Digital Taxes in Africa Flop but Ghana wants in

This is a short postscript to my earlier note on Ghana’s proposed e-Levy.

In view of certain reactions to that piece, I felt that a quick span of the experiences of other countries that have gone this route, which I had suggested offhandedly in my note, would actually illuminate some of the points rather well. So here goes.

There are, near as I can tell, seven countries in Africa that have imposed or set in motion plans to impose mobile money taxes:

  1. Kenya imposes a 12% excise tax on transaction fees a while back. Whilst such excise taxes end up being passed on to consumers, and therefore can be retrogressive, the net absolute effect might still be smaller as when competition succeeds in bringing down fees the tax effects will reduce automatically. Moreover, after all, they apply to income earned and not just movement of funds.
  2. Uganda attempted to impose a 2% fee on transaction value but retreated after a massive public backlash to 0.5%.
  3. Malawi imposed a 1% fee on transaction value and has since retreated.
  4. Tanzania wanted to introduce a graduated levy of between 0.43 cents and 4.35 USD depending on the amount being sent. The President has asked that this be reviewed downwards. Reduction in transaction volumes and value have already greeted the policy announcement.
  5. Zimbabwe has a 2% fee on transaction value.
  6. The remaining countries – Cote D’Ivoire, Congo Brazzaville and DRC – apply the tax on the mobile operator’s turnover.

None of these countries make significant revenue from e-Money related taxes, yet there is considerable evidence of significant distortions of the digital economy since the imposition of these taxes.

  • Kenya makes less than $100m a year.
  • Uganda is around $27m a year (total transaction volume has fallen by about 27% in recent times).
  • In Zimbabwe, the 2% intermediated mobile tax is on course to yield about $50 million by the end of this year.

Ghana’s projected $1.15 billion return is, as should be clear from the foregoing, completely out of line with experiences elsewhere and a sign of weak policy formulation and prior research.

If actual outturn follows the experience of the country’s Communications Service Tax (CST, aka “Talk Tax”), where wildly optimistic expectations failed to pan out, we may end up with something in the region of say, $150m, and yet would be paying $40m to prevent vaguely defined “evasion”. The $40 million set aside for collection of the e-Levy is aggravating general discomfort about the whole enterprise. Given that the budget was expected to pass around next week and implementation of the tax meant to start on 1st January 2022, it is hard to believe the Government when it says that an open, competitive and transparent procurement process had been planned. How long does it take to even write up the Terms of Reference for a serious Expression of Interest (EOI) process?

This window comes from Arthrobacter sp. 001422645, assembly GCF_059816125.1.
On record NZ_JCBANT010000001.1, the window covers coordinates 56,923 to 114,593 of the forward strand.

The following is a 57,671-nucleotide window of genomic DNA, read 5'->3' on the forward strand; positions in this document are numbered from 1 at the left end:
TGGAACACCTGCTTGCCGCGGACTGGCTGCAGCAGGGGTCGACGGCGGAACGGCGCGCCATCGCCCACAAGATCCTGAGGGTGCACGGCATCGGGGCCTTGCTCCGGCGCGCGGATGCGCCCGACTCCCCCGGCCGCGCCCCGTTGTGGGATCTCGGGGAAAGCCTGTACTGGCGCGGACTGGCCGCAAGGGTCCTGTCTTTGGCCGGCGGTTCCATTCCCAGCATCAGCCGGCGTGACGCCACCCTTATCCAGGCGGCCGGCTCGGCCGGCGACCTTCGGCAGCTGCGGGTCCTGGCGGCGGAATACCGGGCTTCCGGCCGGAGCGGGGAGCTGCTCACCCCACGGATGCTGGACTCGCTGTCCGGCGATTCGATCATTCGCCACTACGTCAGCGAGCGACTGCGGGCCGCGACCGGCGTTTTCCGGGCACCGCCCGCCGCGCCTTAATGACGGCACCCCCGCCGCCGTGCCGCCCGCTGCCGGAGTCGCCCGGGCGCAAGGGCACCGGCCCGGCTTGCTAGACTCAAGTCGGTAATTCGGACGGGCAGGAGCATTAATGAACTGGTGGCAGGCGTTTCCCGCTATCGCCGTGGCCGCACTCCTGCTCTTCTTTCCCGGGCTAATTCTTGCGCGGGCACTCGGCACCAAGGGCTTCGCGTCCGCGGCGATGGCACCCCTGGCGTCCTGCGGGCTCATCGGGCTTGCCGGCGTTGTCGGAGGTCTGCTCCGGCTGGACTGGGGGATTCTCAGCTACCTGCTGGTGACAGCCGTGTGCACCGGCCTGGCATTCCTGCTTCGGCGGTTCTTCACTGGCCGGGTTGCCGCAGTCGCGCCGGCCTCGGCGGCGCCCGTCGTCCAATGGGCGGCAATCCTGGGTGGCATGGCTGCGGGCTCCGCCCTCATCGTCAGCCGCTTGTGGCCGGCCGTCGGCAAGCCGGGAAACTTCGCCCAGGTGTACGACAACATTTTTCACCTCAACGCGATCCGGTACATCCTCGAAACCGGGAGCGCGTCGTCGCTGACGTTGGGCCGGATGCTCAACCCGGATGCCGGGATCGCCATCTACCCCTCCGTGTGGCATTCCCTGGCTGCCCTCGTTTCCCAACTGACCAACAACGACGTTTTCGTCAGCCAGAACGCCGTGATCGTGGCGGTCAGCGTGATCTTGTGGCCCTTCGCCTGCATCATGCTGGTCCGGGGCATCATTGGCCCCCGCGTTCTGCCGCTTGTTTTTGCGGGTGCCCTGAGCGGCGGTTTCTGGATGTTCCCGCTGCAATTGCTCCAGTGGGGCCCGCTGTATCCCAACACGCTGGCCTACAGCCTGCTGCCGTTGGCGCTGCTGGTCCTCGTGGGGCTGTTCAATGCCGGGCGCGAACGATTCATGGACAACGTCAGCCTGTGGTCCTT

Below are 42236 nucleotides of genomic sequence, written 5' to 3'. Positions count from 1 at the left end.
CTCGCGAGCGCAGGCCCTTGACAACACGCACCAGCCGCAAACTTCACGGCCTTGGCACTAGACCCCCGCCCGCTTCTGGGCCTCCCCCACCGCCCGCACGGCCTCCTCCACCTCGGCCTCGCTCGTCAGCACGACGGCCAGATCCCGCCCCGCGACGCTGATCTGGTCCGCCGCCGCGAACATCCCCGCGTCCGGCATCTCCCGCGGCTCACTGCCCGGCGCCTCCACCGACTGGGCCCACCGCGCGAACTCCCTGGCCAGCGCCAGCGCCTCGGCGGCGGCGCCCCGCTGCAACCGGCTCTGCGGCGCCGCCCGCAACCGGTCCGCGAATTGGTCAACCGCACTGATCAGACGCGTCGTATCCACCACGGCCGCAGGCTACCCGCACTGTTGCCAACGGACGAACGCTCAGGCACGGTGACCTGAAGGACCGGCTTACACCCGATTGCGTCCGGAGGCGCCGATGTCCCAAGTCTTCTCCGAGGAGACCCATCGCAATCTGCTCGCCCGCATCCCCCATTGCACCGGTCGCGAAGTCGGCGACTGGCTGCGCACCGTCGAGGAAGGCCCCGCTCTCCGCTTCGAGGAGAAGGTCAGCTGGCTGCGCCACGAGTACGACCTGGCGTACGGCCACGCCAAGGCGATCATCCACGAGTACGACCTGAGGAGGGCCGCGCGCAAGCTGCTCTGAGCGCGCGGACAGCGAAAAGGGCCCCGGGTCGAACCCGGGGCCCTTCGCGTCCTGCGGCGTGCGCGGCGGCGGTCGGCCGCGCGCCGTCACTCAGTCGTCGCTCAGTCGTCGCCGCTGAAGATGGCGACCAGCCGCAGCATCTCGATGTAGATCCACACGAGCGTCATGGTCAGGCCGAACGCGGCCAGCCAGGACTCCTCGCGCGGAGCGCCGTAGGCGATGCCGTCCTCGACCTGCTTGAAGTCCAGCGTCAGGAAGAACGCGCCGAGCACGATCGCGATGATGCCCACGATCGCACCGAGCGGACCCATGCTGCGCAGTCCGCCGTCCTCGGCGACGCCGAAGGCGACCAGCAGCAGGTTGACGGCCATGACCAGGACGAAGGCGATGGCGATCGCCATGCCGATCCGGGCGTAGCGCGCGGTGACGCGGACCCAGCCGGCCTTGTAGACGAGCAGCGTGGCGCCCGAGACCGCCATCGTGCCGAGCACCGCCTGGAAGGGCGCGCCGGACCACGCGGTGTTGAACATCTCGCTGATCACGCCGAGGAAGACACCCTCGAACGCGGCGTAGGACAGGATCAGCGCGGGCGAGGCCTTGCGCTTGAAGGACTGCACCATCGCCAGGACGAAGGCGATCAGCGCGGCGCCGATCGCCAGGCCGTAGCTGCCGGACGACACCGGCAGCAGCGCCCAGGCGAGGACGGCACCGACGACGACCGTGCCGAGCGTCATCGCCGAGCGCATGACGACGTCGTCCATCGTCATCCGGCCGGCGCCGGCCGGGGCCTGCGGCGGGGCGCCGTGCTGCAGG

All this makes one worry that the planned $40 million e-Levy administration service could end up as badly for the country in ratio terms as the CST revenue monitoring situation involving Subah, Kelni GVG and Afriwave. At one point, the country was spending $32 million in various electronic revenue protection measures, none of which made technical sense, yet total CST take was still hovering in the region of $54 million (2017). That is to say, Ghana was spending more than half of the money it was collecting on policing the same money.

Historical experience, like cross-country comparative experience, counsel serious caution and widespread consultation about how the country goes about designing and implementing any digital tax measures.

If these measures are motivated purely by problem-solving, rather than by procurement opportunities, then why is extensive stakeholder consultation always so hard?


  1. Well, clearly it seems there is always a bigger fish to fry for some people. There is no data that backs the plan of gov to impose these e-levies. May we have people who decide by doing proper research on policies for this nation.

    Ok. I’m inside my web.

  2. An amazing lack of critical data behind policy formulation has been the bane of our governance.
    I, once listened with keen interest, to the Head of the Statistical service and was pleasantly surprised at the depth of his office data gathering and was dumb founded that all governments failure to use such an invaluable service we pay for in the first place.

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